Endometriosis and Fertility – How Egg Freezing Can Help
Endometriosis is a painful condition that affects over 20% of all reproductive-aged patients. It can impact fertility by causing scarring and cysts, which can affect egg quality and damage the fallopian tubes. The effects of endometriosis can worsen over the reproductive years.
Unfortunately, surgery designed to treat the pain and scarring of endometriosis can also affect fertility by damaging the tubes and ovarian tissue.
If you have endometriosis, egg freezing before treatment can be considered to preserve fertility before the disease progresses, egg quality is impacted or before extensive surgery. Speak to one of our EVOLVE experts today to see if egg freezing is right for you.
What is Endometriosis?
Endometriosis is a condition where tissue similar to the lining of the uterus starts growing in areas in the pelvis causing pain, scarring or cysts.
This tissue will thicken, break down, and bleed just like your womb lining does each month. However, unlike the womb lining, the misplaced tissue has no way to leave the body during a period. When this tissue breaks down, it collects inside the body, causing irritation and inflammation. This leads to very painful periods and can also affect your fertility.
Inflammation makes scar tissue (called adhesions) develop in the pelvis. When these adhesions happen in the fallopian tubes, it can make the sides of the tubes stick together, resulting in a blockage. Blocked fallopian tubes stop an egg and sperm from meeting, making fertilization impossible. Even if you don’t have blocked fallopian tubes, endometriosis can also lower the likelihood of pregnancy by reducing your egg quality. It’s also important to note that even mild endometriosis which doesn’t block the tubes or cause cysts can affect egg quality.
Do I Have Endometriosis?
Those who suffer from endometriosis may not even know that they have it. Check out some common endometriosis symptoms below to see if you may be at risk:
- Very painful periods that interfere with your life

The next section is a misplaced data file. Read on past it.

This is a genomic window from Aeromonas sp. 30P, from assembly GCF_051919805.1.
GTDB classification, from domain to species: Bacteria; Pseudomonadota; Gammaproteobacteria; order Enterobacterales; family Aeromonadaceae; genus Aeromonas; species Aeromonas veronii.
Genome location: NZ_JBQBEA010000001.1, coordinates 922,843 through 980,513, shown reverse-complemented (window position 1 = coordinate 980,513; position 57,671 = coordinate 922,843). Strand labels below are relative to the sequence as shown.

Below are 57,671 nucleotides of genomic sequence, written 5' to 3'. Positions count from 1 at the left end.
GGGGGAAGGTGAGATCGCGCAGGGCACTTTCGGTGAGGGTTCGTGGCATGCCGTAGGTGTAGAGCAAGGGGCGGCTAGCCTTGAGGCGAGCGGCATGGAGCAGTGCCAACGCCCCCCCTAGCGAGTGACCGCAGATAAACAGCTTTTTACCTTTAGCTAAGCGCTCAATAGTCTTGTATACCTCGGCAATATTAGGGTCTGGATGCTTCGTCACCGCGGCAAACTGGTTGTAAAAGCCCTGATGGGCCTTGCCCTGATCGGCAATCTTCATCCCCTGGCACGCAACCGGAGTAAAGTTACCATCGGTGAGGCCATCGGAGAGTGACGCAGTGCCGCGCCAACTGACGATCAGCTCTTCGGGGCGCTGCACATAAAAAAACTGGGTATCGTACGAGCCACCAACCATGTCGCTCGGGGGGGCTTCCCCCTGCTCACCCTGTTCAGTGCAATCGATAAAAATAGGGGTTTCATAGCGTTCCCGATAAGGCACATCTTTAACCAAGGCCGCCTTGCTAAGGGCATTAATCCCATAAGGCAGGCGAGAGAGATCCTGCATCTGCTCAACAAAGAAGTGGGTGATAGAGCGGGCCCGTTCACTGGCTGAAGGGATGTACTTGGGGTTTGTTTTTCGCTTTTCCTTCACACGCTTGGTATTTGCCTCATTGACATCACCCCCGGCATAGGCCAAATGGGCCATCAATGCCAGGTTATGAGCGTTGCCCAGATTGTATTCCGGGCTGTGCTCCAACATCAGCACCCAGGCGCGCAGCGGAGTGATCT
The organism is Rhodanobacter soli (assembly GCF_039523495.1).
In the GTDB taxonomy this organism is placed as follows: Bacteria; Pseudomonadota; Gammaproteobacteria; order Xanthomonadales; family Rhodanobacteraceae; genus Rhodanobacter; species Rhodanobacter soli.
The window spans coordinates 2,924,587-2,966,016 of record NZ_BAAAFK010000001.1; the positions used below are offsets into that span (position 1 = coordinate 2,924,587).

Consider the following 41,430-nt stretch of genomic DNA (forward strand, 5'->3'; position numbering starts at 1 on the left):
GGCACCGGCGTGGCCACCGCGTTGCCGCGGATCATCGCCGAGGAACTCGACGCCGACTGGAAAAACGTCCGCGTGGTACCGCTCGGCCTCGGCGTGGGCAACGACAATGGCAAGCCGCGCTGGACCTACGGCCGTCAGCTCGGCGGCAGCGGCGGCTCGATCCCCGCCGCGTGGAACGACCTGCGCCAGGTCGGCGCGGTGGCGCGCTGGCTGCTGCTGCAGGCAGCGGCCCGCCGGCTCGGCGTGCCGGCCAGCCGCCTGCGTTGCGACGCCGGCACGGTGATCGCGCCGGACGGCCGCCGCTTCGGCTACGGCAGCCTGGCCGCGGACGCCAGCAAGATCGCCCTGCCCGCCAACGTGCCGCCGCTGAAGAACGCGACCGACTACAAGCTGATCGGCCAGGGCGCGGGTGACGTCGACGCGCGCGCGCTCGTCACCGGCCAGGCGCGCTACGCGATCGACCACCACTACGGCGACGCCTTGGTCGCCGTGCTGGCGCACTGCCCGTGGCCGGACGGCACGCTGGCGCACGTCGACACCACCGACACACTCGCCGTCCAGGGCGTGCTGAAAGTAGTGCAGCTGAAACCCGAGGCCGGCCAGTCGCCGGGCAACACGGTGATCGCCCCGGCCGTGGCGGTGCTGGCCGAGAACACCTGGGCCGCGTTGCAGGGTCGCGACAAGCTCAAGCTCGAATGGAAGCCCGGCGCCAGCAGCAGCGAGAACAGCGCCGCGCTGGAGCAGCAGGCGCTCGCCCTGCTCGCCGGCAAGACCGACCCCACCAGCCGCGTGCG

- Pain in your lower back or stomach
- Pain during or after sex
- Pain going to the bathroom while on your period
- Feeling nauseous, being constipated, or having diarrhea while on your period
- Finding it difficult to get pregnant
If you’re worried that you might have endometriosis, speak to your healthcare provider. They will review your medical history and refer you for further testing if necessary.
How is Endometriosis Diagnosed?
To be diagnosed with endometriosis, you may have to undergo a small surgery called a laparoscopy to look for uterine tissue outside of the womb. Your physician may also consider an MRI to diagnose any endometriotic lesions.
How is Endometriosis Treated?
Some patients manage their condition by taking pain medication each month when their symptoms flare up. Others find their symptoms ease by taking contraceptive medicine (this isn’t an option if/when you are trying to conceive). If your endometriosis is severe, surgery to remove the affected tissue may be recommended.
How Does Endometriosis Impact Egg Quality?
Experts are still trying to pinpoint exactly how endometriosis affects egg quality, but here are the top theories:
- Endometriomas (Chocolate Cysts): Endometriomas are cysts in the ovaries that have old menstrual blood and endometrial tissue trapped inside. Some, but not all, people with endometriosis will have endometriomas. These cysts are thought to interfere with the production of progesterone and estrogen by the ovaries. These hormones are key for egg development, and endometriomas may stop the eggs from maturing properly. Those with endometriomas also tend to have a reduced egg reserve in the affected ovaries.
- Inflammation: When endometriosis breaks down each month, the resulting tissue can’t leave the body. This causes inflammatory substances, like macrophages and cytokines, to exist near the ovaries. These inflammatory substances are thought to be toxic to eggs and reduce their quality.
- Lower Blood Flow: The inflammation caused by endometriosis often leads to the buildup of scar tissue in the reproductive tract. Scar tissue can stop blood from being able to reach the ovaries — meaning they don’t get enough oxygen. Reduced oxygen levels may stop eggs from maturing as they should and consequently lower their quality.
Can Surgery for Endometriosis Damage My Eggs?
Some people undergo surgery to remove the affected tissue. This can ease symptoms and restore their fertility. However, surgery is not risk-free and can affect the chances of getting pregnant. Sometimes, surgery can affect the blood supply to the ovaries and therefore have a negative effect on egg quality.
Is Egg Freezing Right for Me?
Egg Freezing is a technique where a person’s eggs are extracted and cryopreserved (frozen) for later use. A frozen egg can be thawed, combined with sperm and implanted in the uterus (aka, in vitro fertilization) at a later date. There’s no limit on how long eggs can stay frozen, and their quality won’t decrease as time passes.
Because endometriosis can damage egg quality over time, egg freezing allows patients with this condition to preserve their fertility. This technique may be especially useful if you don’t want to start a family yet. It’s also a good idea to freeze your eggs before having surgery for endometriosis, as there’s a risk the surgery could damage your ovaries or reduce your ovarian reserves
Do you have endometriosis and are wondering if egg freezing is right for you? Speak to one of our EVOLVE nurses to learn more.